RMDs for Defined Benefit Plans

The recent edition of the IRS’s Retirement News for Employers reminds employers that required minimum distributions from defined benefit plans are still required for 2009 and that the 2009 waiver does not apply to these types of plans. See also this Q & A from the IRS’s website:

Does the 2009 RMD waiver also apply to defined benefit plans?

No, 2009 RMDs are waived only from defined contribution plans (including 401(k), profit-sharing, money purchase pension, SEP, SIMPLE IRA, SARSEP, 403(b), and certain 457(b) retirement plans) and Individual Retirement Arrangements (IRAs). They are still required from most defined benefit plans. However, in some rare instances, a defined benefit plan may provide a benefit based in part on the balance of a participants separate account. This type of an account, known as 414(k) account, is treated as a defined contribution plan and is covered by the 2009 RMD waiver. Participants should contact their employer and /or plan administrator to determine their type of plan.

A Voice From the Past On Health Care Reform

Ronald Reagan Speaks Out Against Socialized Medicine

U.S. Corporate Tax Rate Is 2nd Highest in Industrialized World

From the Tax Prof Blog:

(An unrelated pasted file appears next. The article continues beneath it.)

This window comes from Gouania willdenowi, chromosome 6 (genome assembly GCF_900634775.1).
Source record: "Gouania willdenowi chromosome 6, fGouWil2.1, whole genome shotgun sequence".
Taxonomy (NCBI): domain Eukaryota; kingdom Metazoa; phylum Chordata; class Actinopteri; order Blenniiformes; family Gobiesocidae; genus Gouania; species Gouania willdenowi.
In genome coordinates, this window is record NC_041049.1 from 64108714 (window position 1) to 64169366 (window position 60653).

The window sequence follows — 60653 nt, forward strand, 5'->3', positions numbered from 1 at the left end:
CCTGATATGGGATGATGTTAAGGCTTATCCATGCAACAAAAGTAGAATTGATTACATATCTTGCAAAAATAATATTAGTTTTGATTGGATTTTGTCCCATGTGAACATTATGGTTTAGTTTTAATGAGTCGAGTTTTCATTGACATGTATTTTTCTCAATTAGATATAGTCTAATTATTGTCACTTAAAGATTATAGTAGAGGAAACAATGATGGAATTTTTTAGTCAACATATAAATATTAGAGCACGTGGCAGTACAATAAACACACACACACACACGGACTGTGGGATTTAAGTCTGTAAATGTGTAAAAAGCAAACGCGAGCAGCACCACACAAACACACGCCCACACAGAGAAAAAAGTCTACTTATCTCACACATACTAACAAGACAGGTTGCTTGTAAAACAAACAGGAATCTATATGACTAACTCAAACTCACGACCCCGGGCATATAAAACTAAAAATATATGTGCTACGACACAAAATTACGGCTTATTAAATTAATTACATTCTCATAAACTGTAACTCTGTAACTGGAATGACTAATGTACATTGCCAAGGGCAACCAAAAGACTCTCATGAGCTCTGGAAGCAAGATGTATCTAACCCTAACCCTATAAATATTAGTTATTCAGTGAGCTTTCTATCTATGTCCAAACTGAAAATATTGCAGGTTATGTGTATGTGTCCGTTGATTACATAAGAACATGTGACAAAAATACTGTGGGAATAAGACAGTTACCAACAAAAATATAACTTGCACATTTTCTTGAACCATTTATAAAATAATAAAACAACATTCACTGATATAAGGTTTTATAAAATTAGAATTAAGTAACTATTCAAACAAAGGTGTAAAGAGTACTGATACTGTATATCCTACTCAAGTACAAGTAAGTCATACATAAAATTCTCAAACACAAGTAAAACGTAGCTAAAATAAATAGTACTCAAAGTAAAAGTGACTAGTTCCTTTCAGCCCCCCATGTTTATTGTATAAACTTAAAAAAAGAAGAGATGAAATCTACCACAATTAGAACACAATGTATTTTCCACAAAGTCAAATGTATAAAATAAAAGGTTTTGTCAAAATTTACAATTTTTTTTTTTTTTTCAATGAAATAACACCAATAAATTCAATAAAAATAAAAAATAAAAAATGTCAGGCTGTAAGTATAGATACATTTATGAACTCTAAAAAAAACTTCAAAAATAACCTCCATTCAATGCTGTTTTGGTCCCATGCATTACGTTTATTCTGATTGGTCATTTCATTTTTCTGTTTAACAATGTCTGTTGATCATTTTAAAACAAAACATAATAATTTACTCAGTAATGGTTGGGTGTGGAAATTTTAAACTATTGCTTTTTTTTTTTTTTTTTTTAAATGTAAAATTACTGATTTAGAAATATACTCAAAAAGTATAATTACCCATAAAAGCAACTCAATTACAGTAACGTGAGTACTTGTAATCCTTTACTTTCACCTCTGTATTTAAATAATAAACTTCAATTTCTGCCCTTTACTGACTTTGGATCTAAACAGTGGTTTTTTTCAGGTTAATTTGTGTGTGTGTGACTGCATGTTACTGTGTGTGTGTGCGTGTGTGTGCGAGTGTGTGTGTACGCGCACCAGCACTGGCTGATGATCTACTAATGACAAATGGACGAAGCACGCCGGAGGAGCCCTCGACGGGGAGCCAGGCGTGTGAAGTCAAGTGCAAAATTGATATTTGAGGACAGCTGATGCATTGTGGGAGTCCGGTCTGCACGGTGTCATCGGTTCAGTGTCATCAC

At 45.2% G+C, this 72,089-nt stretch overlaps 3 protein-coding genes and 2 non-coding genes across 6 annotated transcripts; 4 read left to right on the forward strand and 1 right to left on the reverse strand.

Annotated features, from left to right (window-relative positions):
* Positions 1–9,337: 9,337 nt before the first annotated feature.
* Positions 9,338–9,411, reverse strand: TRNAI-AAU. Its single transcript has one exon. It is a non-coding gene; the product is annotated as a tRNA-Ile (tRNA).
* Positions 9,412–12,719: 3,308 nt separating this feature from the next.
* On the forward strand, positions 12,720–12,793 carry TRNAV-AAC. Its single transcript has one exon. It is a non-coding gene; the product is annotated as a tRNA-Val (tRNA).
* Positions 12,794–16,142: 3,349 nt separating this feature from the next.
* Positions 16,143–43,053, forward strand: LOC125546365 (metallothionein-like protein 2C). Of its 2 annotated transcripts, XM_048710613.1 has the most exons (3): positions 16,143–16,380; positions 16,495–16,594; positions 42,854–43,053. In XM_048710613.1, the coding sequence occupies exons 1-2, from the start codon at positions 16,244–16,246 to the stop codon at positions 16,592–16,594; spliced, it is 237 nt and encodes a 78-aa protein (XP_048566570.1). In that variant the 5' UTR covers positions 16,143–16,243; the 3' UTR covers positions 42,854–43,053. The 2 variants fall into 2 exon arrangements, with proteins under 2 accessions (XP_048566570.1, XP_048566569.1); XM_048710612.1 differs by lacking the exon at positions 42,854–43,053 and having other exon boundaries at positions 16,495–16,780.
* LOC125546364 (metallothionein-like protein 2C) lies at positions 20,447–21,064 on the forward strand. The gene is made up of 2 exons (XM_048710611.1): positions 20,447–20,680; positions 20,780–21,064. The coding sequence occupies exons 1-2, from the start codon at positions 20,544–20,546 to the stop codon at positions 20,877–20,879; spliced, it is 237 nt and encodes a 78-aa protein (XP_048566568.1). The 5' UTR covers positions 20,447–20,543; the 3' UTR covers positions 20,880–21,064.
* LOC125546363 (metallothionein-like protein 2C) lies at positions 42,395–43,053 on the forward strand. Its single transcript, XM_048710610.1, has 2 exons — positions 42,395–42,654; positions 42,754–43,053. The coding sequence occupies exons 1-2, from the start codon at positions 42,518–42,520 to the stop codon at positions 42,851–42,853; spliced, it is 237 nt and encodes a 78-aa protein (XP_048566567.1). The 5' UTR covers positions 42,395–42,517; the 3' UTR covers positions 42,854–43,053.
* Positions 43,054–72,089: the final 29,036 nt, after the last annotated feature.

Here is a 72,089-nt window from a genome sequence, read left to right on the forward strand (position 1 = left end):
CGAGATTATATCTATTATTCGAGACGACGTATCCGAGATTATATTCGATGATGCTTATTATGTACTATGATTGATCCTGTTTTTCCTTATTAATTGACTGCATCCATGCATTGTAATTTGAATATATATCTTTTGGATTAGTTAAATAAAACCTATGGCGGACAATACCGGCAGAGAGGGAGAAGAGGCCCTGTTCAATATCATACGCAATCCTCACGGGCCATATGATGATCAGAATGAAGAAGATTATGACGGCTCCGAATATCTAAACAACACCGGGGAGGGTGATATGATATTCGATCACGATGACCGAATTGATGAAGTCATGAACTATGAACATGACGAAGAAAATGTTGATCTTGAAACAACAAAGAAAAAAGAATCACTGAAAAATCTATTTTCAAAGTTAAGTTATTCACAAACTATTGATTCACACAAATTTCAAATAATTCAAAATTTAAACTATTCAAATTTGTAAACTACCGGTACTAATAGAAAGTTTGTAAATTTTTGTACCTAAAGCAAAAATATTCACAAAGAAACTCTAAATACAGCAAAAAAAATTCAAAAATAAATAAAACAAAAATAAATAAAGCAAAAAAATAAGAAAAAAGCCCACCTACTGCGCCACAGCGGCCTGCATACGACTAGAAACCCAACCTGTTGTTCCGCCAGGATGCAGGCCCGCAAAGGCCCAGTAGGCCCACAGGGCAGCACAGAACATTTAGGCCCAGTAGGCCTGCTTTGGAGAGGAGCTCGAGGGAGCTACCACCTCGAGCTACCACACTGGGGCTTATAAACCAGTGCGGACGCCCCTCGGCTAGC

The Tax Foundation has released U.S. Lags While Competitors Accelerate Corporate Income Tax Reform:

New data from the Organization for Economic Cooperation and Development (OECD) shows that the U.S. corporate tax rate has fallen even further out of step with the rest of the industrialized world as countries such as Canada, the Czech Republic, Korea, and Sweden have cut their corporate rates in 2009, lowering the average statutory corporate tax rate of all OECD nations to 26.5%.

With a combined federal and state corporate tax rate of 39.1%, the U.S. continues to impose the second-highest overall corporate rate among industrialized countries. Only Japan’s 39.5% combined rate is higher. As the chart below indicates, the weighted average (accounting for country size) corporate rate of non-U.S. OECD nations is now below 30% for the first time in history. 2009 marks the 12th consecutive year in which the average corporate tax rate of non-U.S. OECD nations has been below the U.S. rate.

Article on Retiree Medical

For an article providing a review of recent legal developments pertaining to retiree medical, read: “Retiree Medical Litigation’s Dirty Little Secret: “Location, Location, Location!

(Reader beware: Some might take offense at the descriptive phrase used in the article: “Shipwreck of old age. . . ” 🙂

FTC Guidance Regarding Application of Red Flags Rule to Certain Benefit Plan

The FTC has issued some Q & As which are very helpful to practitioners regarding the application of the Red Flags Rule to certain benefit plans:

Plan Loans:

12. If our company meets the definition of a

Op-Ed from Wall Street Journal on How Health Care Legislation Will Change ERISA

From the Wall Street Journal–“Repealing ERISA.” Excerpt: